How to Grow Raspberries

Raspberries are relatively easy to grow in the backyard, but they do have some special pruning requirements. Of the 200 varieties of raspberries, there are some that will grow in every area of the U.S., from arctic to tropical climates.

Strawberry Plant

Raspberries come in two types: ever-bearing and summer-bearing. Ever-bearing raspberries produce two crops, one in the spring and one in the fall while summer-bearing types produce one crop in the summer. Red and yellow raspberries tend to be of the ever-bearing types, while black raspberries and purple hybrids tend to be summer-bearing.

Another difference between the red or yellow types and the black or purple types is their growth habit. Red and yellow raspberries send up suckers and shoots both from the root system and the crown of the plant and grow into thick hedgerows, while the black and purple varieties only send up shoots from the crown. Both types require trellising, though red and yellow raspberries require minimal support along a row. Black and purple varieties are generally grown in hills with an individual stake for each plant.

Raspberries should be planted in a sunny area sheltered from winds. The plants need at least six hours of sunlight and can handle full-day sun in all but the hottest climates. Raspberries prefer a slightly acidic soil with a pH between 5.8 and 6.5. To increase soil acidity in alkaline soils add composted leaves or sawdust, and to decrease soil acidity add lime. Raspberries should not be planted in an area that has previously grown tomatoes, potatoes, peppers or strawberries to avoid a disease called Verticillium wilt.

Raspberry plants are usually sold as dormant bare-root canes and may be first year bearing or second year bearing canes. For first year bearing canes, plant the cane with the crown just covered with soil and cut the cane down to a height of about four inches. For second year bearing canes, plant the crown into the soil and do not cut back. For red and yellow varieties, plant the canes in a row up to 40 feet long with about 2 feet between plants. String trellis up along the length of the row. For black and purple varieties, plant the canes 3 to 5 feet apart in a hill around a supporting post.

Raspberry plants require between 1 and 2 inches of water per week, but the soil should not be allowed to remain wet for long periods or root rot will set in. During fruiting periods care should be taken to avoid wetting the leaves and blossoms.

After the plantings are established, raspberries will need regular pruning. For summer bearing red raspberries, pruning should be done in the spring, cutting the plants back to a maximum height of five feet, and again after fruiting the canes which bore fruit should be removed. Ever-bearing raspberries should be pruned once in the spring to take off height and again after the spring and fall fruiting period to remove canes that bore fruit. Ever-bearing canes can also be mowed down in the spring to a height of 2 to 3 inches and allowed to grow back. Using this method the ever-bearing canes will only produce one crop per year.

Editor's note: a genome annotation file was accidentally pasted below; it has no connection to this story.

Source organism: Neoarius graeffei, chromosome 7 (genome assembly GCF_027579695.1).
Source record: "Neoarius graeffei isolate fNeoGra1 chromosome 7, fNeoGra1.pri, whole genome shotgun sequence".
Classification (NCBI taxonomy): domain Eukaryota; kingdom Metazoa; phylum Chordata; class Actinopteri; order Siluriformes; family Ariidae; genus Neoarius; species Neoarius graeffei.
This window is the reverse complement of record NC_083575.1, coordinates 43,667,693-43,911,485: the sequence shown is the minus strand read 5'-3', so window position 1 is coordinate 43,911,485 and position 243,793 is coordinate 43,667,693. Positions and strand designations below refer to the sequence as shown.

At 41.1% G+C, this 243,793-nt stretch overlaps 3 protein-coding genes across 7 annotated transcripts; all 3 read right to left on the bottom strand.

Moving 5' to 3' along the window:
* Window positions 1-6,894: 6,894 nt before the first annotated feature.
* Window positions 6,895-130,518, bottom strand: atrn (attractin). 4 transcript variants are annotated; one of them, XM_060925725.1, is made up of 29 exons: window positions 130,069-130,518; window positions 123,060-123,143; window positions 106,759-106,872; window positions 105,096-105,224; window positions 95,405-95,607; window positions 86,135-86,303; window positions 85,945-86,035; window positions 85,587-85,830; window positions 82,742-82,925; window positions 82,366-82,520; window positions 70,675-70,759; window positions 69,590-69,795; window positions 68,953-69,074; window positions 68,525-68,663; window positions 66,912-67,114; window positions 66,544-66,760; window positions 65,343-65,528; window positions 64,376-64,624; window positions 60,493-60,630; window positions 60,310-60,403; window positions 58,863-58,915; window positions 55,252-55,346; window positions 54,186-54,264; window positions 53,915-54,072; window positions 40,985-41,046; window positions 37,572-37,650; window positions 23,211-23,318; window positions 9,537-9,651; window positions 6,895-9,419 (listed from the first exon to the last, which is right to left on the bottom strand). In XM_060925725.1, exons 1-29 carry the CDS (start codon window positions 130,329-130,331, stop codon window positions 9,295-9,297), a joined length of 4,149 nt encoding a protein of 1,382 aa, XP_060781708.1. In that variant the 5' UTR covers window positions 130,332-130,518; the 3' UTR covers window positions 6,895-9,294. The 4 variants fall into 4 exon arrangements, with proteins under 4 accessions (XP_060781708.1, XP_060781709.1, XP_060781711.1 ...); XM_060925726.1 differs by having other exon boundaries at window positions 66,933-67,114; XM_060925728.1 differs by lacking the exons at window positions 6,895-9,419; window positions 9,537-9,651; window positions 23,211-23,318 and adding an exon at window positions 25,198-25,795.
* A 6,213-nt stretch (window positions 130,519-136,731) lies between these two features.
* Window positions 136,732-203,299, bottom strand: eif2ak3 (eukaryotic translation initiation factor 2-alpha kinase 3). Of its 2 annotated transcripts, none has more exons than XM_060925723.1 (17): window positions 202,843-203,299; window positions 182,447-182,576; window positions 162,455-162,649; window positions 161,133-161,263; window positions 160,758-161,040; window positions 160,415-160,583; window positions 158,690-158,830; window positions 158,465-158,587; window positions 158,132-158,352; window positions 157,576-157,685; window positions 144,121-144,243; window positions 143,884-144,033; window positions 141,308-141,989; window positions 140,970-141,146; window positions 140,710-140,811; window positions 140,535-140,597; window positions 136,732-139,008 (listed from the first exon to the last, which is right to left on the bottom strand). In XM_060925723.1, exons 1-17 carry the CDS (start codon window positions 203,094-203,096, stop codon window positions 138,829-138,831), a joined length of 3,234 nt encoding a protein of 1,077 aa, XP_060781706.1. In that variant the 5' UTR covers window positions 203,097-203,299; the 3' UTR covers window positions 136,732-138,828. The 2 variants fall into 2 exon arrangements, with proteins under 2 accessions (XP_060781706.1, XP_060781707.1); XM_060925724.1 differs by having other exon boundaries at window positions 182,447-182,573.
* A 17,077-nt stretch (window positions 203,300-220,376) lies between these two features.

Raspberries are generally hardy and disease resistant, but there are some pests and diseases that affect raspberries. Raspberries are susceptible to anthracnose, a fungal disease that causes spots and drying of the leaves and canes. Avoid watering from the top. Follow proper pruning methods to avoid anthracnose, and if the disease is confirmed, a fungicide can be used. Raspberries are also susceptible to several types of blight, which can also be prevented by proper pruning and watering methods.

Garden pests that are common to raspberry plants include the raspberry crown and cane borer, raspberry bud moth and raspberry fruit worms. Heavy infestations of these pests require the use of insecticides. Earwigs and grasshoppers can also attack raspberry plants. To control earwigs remove dead leaves debris around the base of the plant and keep the rows well-weeded. To control grasshopper populations, till the soil around the plants in the spring to destroy eggs.

Harvest berries as they become ripe. Berries will become ripe at different times even on the same plants, so there should be plenty of berries for a stretch of three weeks to a month.

<< Raspberry Health Benefits | Raspberries in the Kitchen >>

Resources:

University of Illinois: Raspberries and More: Planting Raspberries
The University of Maine: Growing Raspberries and Blackberries
Ohio State University Extension Fact Sheet: Raspberries for the Backyard Fruit Planting

Destinations:

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